By itself, metaphysical means dealing with the relationship between spirit to matter or the ultimate nature of reality. The Metaphysical poets are obviously not the only poets to deal with this subject matter, so there are a number of other qualities involved as well:
This argument is answered in at least two ways:
During the Renaissance, Plato got mingled with Christian and Eastern thought. Through this mingling we get
Platonic love (which is a lot more than you probably think it means). For Plato, beauty proceeds in a series of steps from the love of one beautiful body to that of two, to the love of physical beauty in general, and ultimately to the love of that beauty "not in the likeness of a face or hands or in the forms of speech or knowledge or animal or particular thing in time or place, but beauty absolute, separate, simple, everlasting--the source and cause of all that perishing beauty of all other things."
When this scheme is Christianized by equating this ultimate beauty with the Divine Beauty of God, the Renaissance Platonic lover can move in stages through the desire for his mistress, whose beauty he recognizes as an emanation of God's, to the worship of the Divine itself.
This complex doctrine of love which embraces sexuality (the mystical union of souls, cf. Donne's "The Canonization") but which is directed to an ideal end (discussed in Plato's Symposium) is particularly evident in Donne. (But we see it in poets from Sidney to Lawrence).
Platonic love has also come to mean a love between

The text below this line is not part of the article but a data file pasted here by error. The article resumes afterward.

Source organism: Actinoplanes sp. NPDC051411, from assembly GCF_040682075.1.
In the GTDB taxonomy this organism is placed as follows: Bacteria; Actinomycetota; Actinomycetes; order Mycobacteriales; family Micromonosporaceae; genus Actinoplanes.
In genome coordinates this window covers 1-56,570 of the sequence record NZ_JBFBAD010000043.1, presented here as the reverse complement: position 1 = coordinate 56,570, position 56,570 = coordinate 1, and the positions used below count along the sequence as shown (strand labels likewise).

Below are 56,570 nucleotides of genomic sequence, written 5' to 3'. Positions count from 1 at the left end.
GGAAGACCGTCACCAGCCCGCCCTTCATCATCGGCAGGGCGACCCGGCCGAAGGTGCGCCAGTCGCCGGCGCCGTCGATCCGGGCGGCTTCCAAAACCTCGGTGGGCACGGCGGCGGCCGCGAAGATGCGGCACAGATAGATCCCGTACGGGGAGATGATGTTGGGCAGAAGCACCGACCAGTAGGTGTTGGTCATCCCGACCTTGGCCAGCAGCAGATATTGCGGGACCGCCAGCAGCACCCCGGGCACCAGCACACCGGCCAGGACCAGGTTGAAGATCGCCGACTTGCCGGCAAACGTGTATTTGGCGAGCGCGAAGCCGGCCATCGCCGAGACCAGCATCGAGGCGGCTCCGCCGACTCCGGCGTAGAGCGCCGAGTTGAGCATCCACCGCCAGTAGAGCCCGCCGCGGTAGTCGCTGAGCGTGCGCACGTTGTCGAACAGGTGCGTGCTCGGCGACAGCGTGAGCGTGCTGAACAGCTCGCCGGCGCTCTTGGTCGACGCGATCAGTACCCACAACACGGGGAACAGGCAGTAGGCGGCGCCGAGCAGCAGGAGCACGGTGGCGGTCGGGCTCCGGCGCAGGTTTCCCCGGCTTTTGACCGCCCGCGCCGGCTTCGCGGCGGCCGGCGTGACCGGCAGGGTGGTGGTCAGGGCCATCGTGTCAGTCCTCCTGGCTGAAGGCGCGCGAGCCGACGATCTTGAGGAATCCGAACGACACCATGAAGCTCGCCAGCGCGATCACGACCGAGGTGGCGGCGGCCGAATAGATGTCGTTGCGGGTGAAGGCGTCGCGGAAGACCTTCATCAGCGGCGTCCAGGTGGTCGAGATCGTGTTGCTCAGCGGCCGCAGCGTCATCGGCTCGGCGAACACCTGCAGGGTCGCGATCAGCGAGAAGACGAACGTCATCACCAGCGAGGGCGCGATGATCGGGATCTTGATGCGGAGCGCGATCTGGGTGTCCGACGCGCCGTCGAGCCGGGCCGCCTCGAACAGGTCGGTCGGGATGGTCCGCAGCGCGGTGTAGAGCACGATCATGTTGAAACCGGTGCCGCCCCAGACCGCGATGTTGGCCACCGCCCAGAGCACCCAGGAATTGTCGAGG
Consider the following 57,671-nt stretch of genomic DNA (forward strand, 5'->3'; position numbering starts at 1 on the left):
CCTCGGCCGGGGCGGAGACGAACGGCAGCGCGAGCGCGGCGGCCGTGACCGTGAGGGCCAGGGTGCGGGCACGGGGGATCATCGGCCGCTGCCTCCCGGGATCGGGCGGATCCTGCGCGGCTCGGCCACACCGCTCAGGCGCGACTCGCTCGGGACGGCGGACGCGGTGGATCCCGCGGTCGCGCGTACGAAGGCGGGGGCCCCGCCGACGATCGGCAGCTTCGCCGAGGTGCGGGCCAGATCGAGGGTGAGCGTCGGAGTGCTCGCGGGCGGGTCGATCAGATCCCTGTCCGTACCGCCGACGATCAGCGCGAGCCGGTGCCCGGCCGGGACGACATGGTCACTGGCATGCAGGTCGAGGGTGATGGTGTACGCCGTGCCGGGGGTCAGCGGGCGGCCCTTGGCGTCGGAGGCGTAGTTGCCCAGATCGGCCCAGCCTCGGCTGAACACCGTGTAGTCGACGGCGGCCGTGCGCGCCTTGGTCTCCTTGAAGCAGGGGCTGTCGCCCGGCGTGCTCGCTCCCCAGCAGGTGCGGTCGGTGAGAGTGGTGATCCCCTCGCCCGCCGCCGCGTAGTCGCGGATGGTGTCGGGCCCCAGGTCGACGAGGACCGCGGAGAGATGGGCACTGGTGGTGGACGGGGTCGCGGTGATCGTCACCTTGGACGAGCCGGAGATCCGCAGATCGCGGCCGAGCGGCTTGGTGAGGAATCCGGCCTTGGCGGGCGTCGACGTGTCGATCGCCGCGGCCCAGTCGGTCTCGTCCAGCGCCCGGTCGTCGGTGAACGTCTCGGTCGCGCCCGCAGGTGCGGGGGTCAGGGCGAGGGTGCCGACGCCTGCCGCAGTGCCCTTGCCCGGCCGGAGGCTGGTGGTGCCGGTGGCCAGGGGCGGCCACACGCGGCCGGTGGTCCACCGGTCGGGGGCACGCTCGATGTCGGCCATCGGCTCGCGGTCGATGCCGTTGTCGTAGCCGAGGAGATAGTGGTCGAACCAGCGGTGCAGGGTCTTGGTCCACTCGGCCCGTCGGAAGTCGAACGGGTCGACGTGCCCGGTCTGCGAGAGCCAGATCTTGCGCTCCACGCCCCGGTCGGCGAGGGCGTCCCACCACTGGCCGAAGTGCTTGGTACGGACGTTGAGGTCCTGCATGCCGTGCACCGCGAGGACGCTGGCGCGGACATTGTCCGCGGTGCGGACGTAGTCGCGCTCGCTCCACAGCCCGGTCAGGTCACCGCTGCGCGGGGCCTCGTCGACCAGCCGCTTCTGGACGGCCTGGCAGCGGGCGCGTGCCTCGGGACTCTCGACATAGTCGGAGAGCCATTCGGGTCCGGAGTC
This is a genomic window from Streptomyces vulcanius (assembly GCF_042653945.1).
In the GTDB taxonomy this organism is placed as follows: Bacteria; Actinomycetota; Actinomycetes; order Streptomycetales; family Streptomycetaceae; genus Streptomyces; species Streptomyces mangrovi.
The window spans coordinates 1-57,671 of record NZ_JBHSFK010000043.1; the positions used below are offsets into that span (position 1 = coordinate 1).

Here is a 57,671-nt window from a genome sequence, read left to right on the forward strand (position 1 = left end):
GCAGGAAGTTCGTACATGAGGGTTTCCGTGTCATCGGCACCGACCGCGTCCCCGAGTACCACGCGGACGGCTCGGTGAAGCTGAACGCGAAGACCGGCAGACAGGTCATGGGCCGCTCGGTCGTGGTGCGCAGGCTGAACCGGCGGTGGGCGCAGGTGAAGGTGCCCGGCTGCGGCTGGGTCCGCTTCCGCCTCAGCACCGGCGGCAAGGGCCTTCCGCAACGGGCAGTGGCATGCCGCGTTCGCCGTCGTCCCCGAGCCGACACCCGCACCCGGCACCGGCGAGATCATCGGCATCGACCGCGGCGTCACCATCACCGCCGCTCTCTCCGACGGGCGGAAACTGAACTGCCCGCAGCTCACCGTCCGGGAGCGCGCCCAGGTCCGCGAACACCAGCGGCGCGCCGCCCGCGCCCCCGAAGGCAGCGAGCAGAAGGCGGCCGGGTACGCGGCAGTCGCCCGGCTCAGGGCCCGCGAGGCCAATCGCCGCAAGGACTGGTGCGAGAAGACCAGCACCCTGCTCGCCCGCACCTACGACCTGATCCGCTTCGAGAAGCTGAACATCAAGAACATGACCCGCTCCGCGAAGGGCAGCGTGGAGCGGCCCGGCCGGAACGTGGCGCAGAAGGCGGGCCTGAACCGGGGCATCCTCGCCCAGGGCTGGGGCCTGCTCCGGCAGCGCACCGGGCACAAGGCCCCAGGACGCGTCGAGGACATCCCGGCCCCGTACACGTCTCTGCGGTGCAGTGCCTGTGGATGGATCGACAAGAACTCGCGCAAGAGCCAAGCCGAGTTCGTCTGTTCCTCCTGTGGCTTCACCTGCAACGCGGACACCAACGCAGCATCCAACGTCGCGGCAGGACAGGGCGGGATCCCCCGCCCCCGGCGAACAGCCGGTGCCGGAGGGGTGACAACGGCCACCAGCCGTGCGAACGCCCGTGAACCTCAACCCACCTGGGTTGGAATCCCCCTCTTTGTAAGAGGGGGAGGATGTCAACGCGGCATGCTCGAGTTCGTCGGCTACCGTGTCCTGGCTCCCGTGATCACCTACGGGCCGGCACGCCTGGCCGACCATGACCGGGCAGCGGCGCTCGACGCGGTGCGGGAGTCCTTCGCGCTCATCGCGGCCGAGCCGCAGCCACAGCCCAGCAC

individuals which transcends sexual desire and attains spiritual heights
(for examples, see some of the courtly romances like Tennyson's Idylls
of the King), as well as homosexual love (see Forster's Maurice),
derived from the praise of homosexual love in The Symposium.
The term "Metaphysical Poet" was first coined by the critic Samuel Johnson (1709-1784) and he used it as a disparaging term. Earlier, John Dryden had also been critical of the group of poets he grouped together as too proud of their wit. Johnson and Dryden valued the clarity, restraint and shapeliness of the poets of Augustan Rome (which is why some 18th century poets are called "Augustan," and therefore were antagonistic towards poets of the mid-17th century.
The Metaphysicals were out of critical favor for the 18th and 19th centuries (obviously, the Romantic poets found little in this heavily intellectualized poetry). At the end of the 19th century and in the beginning of the 20th century, interest in this group picked up, and especially important was T.S. Eliot's famous essay "The Metaphysical Poets" (1921). Interest peaked this century with the New Critics school around mid-century, and now is tempering off a bit, though Donne, the original "Big Name" is being superceded now by interest in George Herbert, who's religious seeking and questioning seems to be hitting a critical nerve.